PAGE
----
Note that the first Thursday is a lecture and not a review session.

Review Section Locations (Thursdays at 2pm):
You will be assigned to a section based on the sign-up form you submit; the section assignment made by the registrar is ignored. 

Section Instructor Location
1 Nii Dodoo 13-1143
2 Brendan Kao 13-3101
3 Brandy Leung 36-372
4 Michal Mirvis 24-121
5 Kurt Steinkraus 26-328
6 Jonathan Whitney 31-161
7 Robert Lee 36-156

Recitation section information will be distributed by email no later than the evening of Monday, September 10, and will also be available on the web.


There will be a single one-hour quiz during class time on Wednesday, October 31st.


Grading policy

Individual Work Participation Credit
Exercise 1 5%
Exercise 2 5%
Exercise 3 10%
Exercise 4 10%
Exercise 5 10%
Exercise 6 10%
Quiz 15%
Group Work Project 35%

All members of a team are usually given the same grade for the team project. The grade includes both written materials -- specifications, design and code -- as well as oral presentations and constructive participation in review sessions.

To encourage participation in reviews in the first half of term, teaching assistants can award significant credit (up to 20% of the final grade) for constructive contributions during review sessions. The total portion of the grade allotted to exercises and participation is capped at 50% of the total grade, but using participation credit, it is possible to achieve a perfect score despite points lost on written exercises.

Your written work will be graded on the quality of the ideas and the quality of their presentation. Code will be judged by its clarity, organization, style and correctness. It is the student's responsibility to demonstrate to the grader that the code is correct by showing the results of running a test suite. In the absence of such evidence, graders will assume that code is not correct. This is the standard you would be held to in industry. If there is no appropriate output to show, you should add a comment stating that a test suite executed successfully (or not, if it didn't).

We make every effort to standardize TA grading policies, but we reserve the right to normalize grades across recitation sections to account for remaining disparities.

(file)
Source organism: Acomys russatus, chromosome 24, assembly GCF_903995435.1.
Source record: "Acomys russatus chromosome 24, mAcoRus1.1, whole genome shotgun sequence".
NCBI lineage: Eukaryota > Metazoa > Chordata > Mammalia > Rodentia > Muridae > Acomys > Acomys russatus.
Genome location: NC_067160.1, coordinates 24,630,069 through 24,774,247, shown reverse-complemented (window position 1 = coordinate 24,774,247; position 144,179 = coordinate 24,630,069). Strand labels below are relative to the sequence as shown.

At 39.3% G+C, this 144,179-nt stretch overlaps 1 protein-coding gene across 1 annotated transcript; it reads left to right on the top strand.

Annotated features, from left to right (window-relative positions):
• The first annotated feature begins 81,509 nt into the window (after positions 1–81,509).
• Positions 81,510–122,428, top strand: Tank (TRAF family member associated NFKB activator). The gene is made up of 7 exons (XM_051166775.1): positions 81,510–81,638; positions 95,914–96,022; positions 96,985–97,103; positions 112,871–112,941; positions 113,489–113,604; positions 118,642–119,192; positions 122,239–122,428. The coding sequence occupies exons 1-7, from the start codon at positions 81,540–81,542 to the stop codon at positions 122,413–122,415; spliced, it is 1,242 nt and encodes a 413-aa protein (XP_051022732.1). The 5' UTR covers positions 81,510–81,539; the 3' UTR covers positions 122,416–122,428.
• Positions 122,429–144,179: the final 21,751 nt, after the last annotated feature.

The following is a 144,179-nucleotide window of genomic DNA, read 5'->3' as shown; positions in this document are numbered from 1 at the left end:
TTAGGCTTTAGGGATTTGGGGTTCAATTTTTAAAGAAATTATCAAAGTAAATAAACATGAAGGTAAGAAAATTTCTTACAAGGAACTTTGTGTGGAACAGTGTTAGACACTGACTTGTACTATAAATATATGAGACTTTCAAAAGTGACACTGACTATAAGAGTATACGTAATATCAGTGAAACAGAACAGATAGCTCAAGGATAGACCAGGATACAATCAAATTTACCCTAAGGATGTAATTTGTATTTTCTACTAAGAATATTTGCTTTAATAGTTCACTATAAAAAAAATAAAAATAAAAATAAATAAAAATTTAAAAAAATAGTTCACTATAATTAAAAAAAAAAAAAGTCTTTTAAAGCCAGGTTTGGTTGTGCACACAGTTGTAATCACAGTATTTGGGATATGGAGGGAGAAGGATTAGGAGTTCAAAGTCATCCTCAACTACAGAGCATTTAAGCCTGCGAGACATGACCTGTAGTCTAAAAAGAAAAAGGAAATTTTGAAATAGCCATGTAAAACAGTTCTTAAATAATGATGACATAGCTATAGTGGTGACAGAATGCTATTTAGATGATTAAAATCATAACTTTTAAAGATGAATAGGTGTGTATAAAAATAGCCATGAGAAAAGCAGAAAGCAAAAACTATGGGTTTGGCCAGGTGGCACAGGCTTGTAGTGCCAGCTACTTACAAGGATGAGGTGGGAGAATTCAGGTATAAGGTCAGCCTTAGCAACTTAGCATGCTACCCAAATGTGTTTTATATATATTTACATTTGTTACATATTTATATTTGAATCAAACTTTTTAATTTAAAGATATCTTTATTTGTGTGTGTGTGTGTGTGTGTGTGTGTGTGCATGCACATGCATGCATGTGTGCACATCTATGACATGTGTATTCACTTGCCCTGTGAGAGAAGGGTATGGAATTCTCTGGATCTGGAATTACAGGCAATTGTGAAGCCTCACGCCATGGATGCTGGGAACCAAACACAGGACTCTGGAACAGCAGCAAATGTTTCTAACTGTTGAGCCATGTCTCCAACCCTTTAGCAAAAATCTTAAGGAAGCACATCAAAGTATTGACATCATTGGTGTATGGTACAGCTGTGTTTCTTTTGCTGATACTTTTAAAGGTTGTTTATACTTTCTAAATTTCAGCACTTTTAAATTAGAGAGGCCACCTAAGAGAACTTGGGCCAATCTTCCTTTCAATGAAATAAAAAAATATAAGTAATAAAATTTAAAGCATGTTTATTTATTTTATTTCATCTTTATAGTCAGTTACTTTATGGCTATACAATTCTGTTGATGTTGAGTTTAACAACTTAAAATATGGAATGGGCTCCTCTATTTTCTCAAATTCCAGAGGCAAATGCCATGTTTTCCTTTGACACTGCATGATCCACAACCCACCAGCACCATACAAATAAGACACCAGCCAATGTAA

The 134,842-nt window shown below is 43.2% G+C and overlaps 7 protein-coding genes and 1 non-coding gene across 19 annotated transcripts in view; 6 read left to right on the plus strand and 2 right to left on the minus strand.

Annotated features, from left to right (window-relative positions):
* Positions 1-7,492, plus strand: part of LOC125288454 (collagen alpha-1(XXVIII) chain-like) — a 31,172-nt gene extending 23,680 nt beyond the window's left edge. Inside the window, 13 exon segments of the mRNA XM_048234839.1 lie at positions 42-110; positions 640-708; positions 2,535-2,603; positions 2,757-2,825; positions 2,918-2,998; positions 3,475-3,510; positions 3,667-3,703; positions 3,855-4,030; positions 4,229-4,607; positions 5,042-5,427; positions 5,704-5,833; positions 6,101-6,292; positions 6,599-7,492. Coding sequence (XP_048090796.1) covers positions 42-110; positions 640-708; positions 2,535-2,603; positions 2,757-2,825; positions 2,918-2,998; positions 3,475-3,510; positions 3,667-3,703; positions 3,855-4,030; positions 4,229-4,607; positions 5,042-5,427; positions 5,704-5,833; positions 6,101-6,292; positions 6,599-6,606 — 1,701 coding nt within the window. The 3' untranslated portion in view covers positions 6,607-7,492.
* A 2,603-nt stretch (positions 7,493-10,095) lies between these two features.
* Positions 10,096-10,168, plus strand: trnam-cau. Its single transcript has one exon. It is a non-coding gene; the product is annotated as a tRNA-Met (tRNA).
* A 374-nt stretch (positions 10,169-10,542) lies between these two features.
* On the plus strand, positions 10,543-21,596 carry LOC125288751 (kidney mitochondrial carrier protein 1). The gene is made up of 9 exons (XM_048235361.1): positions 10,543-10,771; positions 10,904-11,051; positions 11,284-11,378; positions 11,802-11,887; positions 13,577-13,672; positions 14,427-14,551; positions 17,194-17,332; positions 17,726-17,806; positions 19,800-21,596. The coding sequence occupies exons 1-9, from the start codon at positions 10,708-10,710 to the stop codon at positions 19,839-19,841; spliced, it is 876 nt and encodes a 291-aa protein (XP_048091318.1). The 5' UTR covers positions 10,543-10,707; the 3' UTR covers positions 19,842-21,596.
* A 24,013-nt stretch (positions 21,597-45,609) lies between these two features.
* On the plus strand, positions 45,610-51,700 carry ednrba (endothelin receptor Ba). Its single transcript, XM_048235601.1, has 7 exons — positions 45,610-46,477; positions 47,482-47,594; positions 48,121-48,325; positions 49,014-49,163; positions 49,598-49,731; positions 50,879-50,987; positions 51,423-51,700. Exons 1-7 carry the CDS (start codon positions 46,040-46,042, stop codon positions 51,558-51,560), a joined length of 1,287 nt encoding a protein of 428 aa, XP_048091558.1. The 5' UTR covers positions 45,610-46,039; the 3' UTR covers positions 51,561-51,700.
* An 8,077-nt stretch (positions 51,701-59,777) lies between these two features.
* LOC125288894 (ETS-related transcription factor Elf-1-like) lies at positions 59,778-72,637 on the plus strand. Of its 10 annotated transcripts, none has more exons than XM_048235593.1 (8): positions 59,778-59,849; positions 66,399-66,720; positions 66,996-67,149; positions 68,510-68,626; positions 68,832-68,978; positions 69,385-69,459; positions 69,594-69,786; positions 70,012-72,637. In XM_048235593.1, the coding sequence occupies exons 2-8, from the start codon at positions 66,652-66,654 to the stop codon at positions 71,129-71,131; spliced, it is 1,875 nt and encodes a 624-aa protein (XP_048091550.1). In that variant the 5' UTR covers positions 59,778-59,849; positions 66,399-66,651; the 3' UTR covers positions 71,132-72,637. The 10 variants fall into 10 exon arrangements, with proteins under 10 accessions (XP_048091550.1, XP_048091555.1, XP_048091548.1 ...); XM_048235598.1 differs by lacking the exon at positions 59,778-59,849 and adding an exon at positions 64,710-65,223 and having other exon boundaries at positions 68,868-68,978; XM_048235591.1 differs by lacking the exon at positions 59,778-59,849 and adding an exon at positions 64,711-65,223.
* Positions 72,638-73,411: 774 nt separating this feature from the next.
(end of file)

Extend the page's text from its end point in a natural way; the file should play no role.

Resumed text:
Late/missing work

or you will fail the course. You will not pass the course if you receive no credit for these, or if what you hand in is too insubstantial to be deemed a reasonable effort.

Collaborative work

The Departmental Guidelines Relating to Academic Honesty require that we inform you of our expectations regarding permissible academic conduct.

This policy is more lenient than it has been in previous terms, in an attempt to foster constructive collaboration amongst students. We therefore depend on the honesty of students in not violating it, and will take very seriously even minor infractions. If you are found to have copied code from another student's work, you should expect to fail the course.

We rely on students' honesty in their declarations that test suites run successfully. It is a very serious violation of academic ethics to submit such a claim with code that does not in fact pass the suite. In order to avoid clerical errors that may give the appearance of dishonesty, we strongly suggest that you rerun all your test suites when you have completed your code immediately prior to submission.



Handouts will be distributed on the class web site. Announcements will be posted as Messages of the Day on the class website . These announcements are also available by subscribing to the 6.170-motd mailing list . Very important announcements will be emailed to all students.

Graded Assignments

Graded assignments will generally be returned to you in the review session in the week after they were due.

Exercise hints

To complete the exercises as efficiently as possible, and to derive the most benefit, we recommend that you: